Monday, January 25, 2010

Faking DNA testing?

Within discussion of the National Enquirer reporting of the Edwards affair is a reference to a plan "to fake a DNA test." Some of the concern over ClimateGate relates to the possibility of manipulating or faking data. Further, the IPCC relied on a questionable source in its 2007 report as to the status of glaciers in the Himalayas.

On the identity of authors as a proxy for accuracy, the Edwards story did not get much early traction because of the source. The National Enquirer does not have the highest standing in the public mind for credibility. In the end, in this case, the National Enquirer was right about the paternity issue and John Edwards did acknowledge paternity of the child with Rielle Hunter.

Going back a decade, one recalls how George Stephanopoulos, on the "This Week" show, denied the accuracy of the story of Monica Lewinsky's blue dress because it was reported by the Drudgereport. Much later, the story proved to be true.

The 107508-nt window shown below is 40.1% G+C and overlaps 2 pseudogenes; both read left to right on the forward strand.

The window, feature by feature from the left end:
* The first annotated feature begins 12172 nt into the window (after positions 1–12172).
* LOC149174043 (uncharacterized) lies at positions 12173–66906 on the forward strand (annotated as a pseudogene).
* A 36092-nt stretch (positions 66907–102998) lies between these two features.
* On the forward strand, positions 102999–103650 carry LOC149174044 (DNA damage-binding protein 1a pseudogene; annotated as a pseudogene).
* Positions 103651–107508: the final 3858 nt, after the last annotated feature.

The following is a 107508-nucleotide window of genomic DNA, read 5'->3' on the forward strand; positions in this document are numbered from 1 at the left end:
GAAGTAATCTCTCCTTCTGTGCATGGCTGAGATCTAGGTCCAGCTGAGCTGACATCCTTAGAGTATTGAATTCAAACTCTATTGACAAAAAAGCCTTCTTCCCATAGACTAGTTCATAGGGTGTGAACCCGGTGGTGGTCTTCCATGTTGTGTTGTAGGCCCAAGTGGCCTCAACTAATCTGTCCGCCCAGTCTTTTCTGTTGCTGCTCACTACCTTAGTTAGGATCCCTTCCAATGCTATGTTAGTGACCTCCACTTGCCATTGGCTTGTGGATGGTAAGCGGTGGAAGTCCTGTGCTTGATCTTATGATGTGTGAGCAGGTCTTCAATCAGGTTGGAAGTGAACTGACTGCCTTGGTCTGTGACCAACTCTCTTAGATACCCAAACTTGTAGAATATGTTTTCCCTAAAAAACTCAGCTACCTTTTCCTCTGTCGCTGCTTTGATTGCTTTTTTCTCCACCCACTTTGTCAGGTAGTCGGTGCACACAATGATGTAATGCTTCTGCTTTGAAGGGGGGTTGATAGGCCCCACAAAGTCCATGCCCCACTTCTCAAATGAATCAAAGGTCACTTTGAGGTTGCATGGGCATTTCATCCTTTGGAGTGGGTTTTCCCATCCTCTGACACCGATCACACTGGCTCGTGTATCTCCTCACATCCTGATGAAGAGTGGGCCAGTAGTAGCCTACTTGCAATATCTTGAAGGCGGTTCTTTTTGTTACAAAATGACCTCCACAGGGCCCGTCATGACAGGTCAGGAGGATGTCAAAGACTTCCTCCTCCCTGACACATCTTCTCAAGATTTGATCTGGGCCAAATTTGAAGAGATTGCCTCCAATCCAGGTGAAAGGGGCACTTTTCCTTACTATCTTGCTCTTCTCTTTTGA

The flip side is also true. Just because someone is a professor from a university does not mean that their testimony is accurate. An MIT professor testified against Edison's light bulb patent. Furthermore, professors can omit facts. [See

What the expert doesn't include in the expert report can be important

Cross-reference as to the Edwards story: DAVID PEREL


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